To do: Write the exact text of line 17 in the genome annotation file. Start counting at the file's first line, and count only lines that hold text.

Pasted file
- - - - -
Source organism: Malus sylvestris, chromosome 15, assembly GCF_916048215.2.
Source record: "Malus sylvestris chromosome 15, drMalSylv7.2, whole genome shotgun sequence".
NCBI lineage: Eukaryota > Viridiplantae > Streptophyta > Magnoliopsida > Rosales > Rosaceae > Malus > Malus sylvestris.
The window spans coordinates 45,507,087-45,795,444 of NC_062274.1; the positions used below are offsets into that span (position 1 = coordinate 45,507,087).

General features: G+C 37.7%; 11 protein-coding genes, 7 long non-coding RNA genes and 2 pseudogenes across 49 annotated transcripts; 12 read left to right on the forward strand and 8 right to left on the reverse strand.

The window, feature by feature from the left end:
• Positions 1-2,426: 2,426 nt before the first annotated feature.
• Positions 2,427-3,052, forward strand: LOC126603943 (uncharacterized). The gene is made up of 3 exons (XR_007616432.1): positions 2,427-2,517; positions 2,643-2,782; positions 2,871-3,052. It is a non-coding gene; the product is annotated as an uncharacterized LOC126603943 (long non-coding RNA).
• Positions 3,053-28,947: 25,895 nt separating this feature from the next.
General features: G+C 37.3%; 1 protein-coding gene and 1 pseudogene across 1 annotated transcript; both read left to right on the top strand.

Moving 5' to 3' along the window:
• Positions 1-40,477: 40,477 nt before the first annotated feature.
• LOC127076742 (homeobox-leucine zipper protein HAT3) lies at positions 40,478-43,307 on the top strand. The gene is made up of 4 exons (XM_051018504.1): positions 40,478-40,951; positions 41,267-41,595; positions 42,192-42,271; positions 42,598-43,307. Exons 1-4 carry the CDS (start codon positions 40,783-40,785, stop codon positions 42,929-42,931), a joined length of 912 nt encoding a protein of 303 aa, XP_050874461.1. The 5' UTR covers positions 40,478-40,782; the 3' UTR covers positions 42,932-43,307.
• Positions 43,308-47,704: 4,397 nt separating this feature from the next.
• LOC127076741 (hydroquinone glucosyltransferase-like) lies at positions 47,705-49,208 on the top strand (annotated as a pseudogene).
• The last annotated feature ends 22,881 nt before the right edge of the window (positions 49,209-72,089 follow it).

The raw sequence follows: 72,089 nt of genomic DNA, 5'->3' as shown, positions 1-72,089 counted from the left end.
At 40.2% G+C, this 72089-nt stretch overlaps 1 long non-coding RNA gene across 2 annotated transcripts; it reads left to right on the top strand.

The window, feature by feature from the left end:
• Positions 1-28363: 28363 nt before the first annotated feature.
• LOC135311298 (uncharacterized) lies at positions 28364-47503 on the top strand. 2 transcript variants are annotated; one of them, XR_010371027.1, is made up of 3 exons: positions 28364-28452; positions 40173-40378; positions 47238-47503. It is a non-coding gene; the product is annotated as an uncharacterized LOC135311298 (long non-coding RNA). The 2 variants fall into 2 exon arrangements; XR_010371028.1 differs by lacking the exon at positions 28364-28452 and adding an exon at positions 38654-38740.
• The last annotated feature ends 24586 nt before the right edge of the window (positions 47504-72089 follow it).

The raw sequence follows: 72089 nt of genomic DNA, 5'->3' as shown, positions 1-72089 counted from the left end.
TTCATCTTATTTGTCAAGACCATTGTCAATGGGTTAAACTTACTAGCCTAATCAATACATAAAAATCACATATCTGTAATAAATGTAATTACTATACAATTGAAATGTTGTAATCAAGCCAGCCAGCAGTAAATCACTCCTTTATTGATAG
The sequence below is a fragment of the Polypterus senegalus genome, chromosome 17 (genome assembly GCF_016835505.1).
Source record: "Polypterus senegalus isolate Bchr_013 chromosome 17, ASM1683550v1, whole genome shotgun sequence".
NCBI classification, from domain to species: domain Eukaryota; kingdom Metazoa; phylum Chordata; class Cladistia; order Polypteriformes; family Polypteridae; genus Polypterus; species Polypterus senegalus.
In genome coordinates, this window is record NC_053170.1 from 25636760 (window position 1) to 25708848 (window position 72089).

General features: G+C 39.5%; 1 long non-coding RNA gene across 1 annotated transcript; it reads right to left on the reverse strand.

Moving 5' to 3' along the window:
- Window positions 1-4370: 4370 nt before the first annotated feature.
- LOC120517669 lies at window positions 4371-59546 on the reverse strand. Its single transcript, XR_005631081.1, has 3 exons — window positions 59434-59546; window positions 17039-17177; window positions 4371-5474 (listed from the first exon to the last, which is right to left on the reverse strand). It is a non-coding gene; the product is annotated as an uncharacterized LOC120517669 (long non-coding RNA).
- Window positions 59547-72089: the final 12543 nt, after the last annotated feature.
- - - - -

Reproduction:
The raw sequence follows: 72,089 nt of genomic DNA, 5'->3' as shown, positions 1-72,089 counted from the left end.